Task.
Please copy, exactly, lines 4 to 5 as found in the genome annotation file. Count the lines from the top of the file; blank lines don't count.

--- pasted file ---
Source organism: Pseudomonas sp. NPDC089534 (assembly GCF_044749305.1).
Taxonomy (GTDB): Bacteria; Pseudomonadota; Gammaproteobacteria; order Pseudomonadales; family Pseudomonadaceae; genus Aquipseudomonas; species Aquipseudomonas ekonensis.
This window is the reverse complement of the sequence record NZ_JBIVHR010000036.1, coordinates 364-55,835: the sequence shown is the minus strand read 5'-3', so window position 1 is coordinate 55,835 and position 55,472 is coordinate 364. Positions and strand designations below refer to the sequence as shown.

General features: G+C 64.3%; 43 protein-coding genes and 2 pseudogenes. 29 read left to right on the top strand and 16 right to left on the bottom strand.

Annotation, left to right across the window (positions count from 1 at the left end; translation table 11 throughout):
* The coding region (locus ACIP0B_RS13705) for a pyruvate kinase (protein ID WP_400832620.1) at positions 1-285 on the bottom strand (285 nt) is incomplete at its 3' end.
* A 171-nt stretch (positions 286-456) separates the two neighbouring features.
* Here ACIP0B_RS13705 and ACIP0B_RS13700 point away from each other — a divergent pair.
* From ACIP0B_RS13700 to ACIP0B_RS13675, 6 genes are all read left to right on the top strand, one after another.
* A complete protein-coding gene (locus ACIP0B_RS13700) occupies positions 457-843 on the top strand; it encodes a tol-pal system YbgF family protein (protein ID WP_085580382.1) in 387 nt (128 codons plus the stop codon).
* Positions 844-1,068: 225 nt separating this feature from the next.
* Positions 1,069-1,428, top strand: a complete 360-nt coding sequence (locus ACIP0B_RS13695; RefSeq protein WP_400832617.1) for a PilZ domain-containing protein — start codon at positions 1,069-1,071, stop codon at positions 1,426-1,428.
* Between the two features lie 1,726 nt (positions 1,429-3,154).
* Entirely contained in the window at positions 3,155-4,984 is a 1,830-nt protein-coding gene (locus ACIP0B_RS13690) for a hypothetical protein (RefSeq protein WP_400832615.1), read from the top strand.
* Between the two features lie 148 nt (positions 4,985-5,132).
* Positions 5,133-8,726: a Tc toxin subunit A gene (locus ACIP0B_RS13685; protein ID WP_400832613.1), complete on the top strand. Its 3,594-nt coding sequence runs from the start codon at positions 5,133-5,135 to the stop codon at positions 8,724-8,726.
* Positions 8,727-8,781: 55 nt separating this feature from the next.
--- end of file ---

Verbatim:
General features: G+C 64.3%; 43 protein-coding genes and 2 pseudogenes. 29 read left to right on the top strand and 16 right to left on the bottom strand.

Annotation, left to right across the window (positions count from 1 at the left end; translation table 11 throughout):